It's not chasing the entire Linux market, but the place where it thinks it can differentiate itself. Power processors are well suited for analyzing big data because of the high memory bandwidth they support and the high number of processor threads per core.
There are three new systems. The S812LC is a one-socket, 2U system, equipped with up to 10 processor cores, 1TB of memory, 115GB/s memory bandwidth, and up to 14 disk drives. It starts at under US$7,000, though a fully loaded system will be considerably more.
There are also two 2-socket systems. The S822LC, for commercial and HPC workloads, has up to 20 cores and 230GB/sec of memory bandwidth. The S822LC is aimed squarely at HPC customers and packs two of Nvidia's Tesla K80 GPU accelerators. More information about pricing and specs is here.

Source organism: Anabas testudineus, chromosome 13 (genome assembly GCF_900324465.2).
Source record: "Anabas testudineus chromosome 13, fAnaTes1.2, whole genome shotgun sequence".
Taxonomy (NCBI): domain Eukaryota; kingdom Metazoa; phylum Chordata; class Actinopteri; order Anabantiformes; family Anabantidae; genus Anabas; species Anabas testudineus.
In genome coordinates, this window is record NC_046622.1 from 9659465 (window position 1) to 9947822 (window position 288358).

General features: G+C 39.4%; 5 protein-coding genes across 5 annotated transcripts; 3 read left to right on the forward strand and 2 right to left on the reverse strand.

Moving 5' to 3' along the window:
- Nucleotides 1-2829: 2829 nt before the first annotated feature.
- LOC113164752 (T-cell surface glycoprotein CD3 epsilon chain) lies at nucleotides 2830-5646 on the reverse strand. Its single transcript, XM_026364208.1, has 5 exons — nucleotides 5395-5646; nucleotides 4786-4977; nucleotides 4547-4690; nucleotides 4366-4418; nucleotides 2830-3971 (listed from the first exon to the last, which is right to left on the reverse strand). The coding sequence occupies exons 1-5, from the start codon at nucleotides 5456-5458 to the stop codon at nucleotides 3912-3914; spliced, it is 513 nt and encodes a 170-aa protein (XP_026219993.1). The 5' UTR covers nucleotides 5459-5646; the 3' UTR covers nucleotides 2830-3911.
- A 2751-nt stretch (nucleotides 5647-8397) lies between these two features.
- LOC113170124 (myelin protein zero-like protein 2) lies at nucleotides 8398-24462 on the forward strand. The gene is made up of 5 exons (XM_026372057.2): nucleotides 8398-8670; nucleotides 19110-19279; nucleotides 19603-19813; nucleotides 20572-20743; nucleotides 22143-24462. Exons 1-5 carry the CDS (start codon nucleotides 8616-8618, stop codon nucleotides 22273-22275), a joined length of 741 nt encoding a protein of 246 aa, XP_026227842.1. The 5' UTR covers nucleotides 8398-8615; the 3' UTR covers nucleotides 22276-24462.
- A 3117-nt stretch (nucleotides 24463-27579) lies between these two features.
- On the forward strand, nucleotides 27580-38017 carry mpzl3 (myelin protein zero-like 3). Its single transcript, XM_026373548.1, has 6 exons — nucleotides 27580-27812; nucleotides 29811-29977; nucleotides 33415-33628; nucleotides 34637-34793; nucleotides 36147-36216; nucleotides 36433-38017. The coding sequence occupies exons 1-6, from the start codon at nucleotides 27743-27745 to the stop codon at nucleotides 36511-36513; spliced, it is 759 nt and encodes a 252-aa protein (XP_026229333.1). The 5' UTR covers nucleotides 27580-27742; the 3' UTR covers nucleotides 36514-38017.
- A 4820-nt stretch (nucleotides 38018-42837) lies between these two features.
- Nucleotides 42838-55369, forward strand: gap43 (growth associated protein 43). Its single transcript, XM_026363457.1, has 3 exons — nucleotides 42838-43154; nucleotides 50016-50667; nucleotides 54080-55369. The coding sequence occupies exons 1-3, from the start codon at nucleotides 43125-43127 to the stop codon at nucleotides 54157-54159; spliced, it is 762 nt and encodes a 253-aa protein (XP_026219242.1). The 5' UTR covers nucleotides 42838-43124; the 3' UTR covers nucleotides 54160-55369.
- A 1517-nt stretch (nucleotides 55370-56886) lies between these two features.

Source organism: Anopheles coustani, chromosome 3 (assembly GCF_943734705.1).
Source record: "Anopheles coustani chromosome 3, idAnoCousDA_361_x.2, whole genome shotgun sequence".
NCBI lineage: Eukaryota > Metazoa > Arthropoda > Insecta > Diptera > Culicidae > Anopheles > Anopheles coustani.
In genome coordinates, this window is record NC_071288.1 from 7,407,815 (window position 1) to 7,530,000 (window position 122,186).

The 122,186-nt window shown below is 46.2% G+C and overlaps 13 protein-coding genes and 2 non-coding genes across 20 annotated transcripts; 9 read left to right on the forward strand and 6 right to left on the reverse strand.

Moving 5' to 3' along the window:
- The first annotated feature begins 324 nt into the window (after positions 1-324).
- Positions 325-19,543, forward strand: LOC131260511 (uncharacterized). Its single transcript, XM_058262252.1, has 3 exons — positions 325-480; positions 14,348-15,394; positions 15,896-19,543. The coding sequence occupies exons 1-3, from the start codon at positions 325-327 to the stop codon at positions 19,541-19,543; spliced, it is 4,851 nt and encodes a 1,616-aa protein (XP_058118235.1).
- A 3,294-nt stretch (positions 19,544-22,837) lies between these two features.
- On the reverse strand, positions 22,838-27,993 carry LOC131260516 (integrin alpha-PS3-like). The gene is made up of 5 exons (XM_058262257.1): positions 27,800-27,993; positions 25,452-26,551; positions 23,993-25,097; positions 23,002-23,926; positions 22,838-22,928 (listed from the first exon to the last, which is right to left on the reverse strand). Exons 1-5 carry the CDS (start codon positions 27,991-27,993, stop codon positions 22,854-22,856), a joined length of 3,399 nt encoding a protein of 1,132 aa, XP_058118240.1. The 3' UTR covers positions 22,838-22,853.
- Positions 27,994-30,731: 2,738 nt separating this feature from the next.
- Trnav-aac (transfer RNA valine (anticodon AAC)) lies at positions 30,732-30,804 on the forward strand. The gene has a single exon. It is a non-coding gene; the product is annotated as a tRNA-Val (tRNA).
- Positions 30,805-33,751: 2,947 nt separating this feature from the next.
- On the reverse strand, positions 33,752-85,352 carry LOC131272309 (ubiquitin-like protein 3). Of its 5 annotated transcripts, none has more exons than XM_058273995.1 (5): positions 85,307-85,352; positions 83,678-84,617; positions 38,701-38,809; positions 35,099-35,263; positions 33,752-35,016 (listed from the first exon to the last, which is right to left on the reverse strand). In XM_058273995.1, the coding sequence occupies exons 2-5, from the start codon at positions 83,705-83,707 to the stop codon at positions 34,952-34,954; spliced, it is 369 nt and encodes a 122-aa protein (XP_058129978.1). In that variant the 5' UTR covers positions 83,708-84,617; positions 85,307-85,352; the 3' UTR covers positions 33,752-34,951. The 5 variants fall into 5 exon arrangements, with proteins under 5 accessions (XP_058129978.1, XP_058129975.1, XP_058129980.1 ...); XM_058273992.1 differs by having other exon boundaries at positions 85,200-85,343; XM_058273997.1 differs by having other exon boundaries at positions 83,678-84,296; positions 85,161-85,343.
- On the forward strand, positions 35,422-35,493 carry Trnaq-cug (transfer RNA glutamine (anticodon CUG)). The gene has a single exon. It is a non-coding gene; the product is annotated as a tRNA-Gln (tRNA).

Now that IBM has sold its own x86 server business to Lenovo, its happy to talk trash about that architecture. It claims the S812LC can run almost twice the number of Spark workloads as a similarly configured system based on an Intel Xeon E5 processor -- though that's based on internal IBM tests, which have to be taken with a grain of salt.
In addition, clients running their Linux applications on x86 would have to port them to Power -- an easier task now that the processors support little endian Linux, the same as x86 -- then also tune them to get the most out of the chip's multithreading.
Still, it may prove worth the effort for some workloads, and IBM is stirring up the market for scale-out Linux servers, giving customers some more leverage with their x86 suppliers.
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